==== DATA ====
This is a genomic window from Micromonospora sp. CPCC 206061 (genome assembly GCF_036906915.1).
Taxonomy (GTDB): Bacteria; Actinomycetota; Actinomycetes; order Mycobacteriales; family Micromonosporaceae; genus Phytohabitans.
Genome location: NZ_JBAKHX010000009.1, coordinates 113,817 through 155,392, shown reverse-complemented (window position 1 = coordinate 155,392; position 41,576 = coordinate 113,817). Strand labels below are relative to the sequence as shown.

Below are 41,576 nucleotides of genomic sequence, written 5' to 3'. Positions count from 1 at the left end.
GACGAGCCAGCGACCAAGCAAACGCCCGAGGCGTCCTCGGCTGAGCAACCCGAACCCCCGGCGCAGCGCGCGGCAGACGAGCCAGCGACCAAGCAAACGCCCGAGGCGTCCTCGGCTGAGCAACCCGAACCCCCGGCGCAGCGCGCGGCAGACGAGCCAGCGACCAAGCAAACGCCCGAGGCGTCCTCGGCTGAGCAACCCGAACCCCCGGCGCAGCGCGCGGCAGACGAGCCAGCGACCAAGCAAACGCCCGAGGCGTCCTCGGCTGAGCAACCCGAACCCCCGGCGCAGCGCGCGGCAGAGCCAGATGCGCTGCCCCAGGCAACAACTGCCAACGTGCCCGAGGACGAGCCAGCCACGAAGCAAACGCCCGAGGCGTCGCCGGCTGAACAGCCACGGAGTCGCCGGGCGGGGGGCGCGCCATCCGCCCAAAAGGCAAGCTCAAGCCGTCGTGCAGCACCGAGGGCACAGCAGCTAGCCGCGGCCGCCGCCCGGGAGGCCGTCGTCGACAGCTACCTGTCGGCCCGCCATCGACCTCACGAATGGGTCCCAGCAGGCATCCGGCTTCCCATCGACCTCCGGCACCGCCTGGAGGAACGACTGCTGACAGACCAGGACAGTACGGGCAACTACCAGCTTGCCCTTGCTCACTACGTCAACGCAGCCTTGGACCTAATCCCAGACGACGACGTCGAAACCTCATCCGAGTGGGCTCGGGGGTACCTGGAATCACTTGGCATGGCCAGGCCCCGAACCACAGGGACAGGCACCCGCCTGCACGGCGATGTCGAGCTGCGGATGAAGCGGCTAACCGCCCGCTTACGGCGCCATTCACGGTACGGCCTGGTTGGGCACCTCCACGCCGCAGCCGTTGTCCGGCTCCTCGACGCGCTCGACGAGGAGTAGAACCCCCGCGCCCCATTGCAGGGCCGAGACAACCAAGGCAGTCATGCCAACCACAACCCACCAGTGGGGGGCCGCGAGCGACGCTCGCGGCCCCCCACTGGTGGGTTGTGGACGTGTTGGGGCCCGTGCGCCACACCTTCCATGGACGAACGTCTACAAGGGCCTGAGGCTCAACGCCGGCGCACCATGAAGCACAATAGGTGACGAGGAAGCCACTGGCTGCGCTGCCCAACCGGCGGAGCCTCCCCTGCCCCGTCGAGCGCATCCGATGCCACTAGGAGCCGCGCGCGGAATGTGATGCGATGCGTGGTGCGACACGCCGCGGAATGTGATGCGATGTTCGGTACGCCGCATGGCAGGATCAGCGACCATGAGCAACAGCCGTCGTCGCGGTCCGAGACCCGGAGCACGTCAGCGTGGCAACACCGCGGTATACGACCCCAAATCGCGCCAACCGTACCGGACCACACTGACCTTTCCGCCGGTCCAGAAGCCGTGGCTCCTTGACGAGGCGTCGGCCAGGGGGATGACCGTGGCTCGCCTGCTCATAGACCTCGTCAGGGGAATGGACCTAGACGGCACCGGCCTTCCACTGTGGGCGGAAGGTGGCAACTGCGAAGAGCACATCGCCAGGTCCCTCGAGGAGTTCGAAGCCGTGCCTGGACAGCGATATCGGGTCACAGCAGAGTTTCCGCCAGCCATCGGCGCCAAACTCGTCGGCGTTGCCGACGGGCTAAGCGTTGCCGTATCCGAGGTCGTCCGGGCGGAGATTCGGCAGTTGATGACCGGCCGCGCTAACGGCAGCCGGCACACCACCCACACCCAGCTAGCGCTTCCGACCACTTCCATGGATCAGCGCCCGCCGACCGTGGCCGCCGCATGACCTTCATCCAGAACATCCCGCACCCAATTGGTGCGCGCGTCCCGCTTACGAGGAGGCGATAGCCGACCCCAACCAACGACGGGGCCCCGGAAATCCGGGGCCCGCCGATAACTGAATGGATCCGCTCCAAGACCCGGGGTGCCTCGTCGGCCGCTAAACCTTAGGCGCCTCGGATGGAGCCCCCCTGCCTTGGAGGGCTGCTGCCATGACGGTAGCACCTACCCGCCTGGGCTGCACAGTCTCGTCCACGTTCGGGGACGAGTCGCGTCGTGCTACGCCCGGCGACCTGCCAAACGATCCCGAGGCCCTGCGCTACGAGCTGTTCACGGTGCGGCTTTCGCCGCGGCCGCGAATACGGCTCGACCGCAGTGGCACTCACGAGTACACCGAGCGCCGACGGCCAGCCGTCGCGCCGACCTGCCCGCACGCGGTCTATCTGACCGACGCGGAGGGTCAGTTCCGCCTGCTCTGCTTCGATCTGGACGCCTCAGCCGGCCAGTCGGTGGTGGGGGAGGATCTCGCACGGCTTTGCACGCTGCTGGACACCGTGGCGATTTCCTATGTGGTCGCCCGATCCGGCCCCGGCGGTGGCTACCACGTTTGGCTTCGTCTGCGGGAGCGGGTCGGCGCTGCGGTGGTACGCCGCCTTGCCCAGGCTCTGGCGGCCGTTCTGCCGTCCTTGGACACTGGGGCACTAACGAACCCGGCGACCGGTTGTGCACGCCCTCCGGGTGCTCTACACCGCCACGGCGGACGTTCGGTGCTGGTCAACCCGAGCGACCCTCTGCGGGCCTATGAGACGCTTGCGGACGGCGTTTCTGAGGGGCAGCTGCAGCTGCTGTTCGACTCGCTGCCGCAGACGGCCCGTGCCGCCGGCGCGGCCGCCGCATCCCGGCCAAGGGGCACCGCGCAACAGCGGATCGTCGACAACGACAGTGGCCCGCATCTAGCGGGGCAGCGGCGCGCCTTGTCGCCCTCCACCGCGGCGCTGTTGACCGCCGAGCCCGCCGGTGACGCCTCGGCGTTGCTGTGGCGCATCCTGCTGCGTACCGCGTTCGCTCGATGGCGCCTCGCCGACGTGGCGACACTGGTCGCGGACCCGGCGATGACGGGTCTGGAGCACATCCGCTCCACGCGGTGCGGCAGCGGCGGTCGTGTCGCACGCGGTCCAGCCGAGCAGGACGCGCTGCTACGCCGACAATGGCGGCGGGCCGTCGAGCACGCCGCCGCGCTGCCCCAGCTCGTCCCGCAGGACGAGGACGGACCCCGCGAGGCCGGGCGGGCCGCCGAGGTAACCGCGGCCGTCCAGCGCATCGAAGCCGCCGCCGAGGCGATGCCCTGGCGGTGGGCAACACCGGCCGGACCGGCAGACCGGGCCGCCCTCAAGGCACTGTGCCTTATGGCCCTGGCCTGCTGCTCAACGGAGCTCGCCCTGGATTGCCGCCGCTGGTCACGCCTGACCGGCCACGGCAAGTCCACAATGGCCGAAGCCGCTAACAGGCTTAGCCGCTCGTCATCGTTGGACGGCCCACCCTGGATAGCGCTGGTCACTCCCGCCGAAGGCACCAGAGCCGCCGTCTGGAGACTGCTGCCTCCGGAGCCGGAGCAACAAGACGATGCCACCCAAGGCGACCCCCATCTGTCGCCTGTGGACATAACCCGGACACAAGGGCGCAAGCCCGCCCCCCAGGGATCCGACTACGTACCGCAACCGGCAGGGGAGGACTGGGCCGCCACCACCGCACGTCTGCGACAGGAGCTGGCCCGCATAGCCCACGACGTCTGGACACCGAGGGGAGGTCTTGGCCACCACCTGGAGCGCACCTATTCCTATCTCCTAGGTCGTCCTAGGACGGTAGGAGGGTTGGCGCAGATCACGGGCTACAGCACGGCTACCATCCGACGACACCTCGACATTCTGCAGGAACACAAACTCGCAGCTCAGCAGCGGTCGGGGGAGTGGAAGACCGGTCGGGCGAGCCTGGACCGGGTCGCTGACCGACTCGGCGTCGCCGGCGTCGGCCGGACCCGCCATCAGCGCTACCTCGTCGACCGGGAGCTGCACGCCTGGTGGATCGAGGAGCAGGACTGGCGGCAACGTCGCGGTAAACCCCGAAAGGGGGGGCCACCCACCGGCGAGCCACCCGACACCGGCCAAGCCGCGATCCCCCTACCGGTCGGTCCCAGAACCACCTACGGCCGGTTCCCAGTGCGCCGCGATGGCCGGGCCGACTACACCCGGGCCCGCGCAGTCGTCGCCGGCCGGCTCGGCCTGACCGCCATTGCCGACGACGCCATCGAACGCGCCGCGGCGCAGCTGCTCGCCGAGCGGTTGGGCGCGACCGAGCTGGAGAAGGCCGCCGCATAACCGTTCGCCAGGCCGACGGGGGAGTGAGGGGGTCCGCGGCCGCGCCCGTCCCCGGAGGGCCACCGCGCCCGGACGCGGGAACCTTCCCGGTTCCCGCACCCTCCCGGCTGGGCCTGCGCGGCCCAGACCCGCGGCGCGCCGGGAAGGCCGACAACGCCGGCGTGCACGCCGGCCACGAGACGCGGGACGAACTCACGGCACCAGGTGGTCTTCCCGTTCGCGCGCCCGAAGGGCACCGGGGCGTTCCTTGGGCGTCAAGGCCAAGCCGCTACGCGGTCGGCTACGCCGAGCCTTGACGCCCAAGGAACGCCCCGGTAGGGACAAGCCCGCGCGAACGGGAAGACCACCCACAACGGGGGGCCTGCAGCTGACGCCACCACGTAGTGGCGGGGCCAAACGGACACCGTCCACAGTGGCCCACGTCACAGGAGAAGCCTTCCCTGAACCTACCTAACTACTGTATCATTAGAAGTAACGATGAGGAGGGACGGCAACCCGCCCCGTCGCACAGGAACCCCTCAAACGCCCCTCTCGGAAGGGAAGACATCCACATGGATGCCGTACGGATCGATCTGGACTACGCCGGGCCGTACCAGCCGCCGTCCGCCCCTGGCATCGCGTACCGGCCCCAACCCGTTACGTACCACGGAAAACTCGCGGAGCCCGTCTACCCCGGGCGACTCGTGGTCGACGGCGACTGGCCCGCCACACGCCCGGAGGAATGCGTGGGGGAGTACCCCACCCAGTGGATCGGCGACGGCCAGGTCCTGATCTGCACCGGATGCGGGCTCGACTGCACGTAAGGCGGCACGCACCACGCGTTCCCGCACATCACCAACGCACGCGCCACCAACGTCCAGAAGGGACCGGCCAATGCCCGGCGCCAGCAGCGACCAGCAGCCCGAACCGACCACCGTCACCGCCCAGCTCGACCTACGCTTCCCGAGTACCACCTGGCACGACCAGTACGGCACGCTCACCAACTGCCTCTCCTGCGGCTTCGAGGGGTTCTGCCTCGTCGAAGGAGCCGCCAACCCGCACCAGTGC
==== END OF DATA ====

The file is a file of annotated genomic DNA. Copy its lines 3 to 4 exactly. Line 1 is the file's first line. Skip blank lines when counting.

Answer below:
Genome location: NZ_JBAKHX010000009.1, coordinates 113,817 through 155,392, shown reverse-complemented (window position 1 = coordinate 155,392; position 41,576 = coordinate 113,817). Strand labels below are relative to the sequence as shown.

Below are 41,576 nucleotides of genomic sequence, written 5' to 3'. Positions count from 1 at the left end.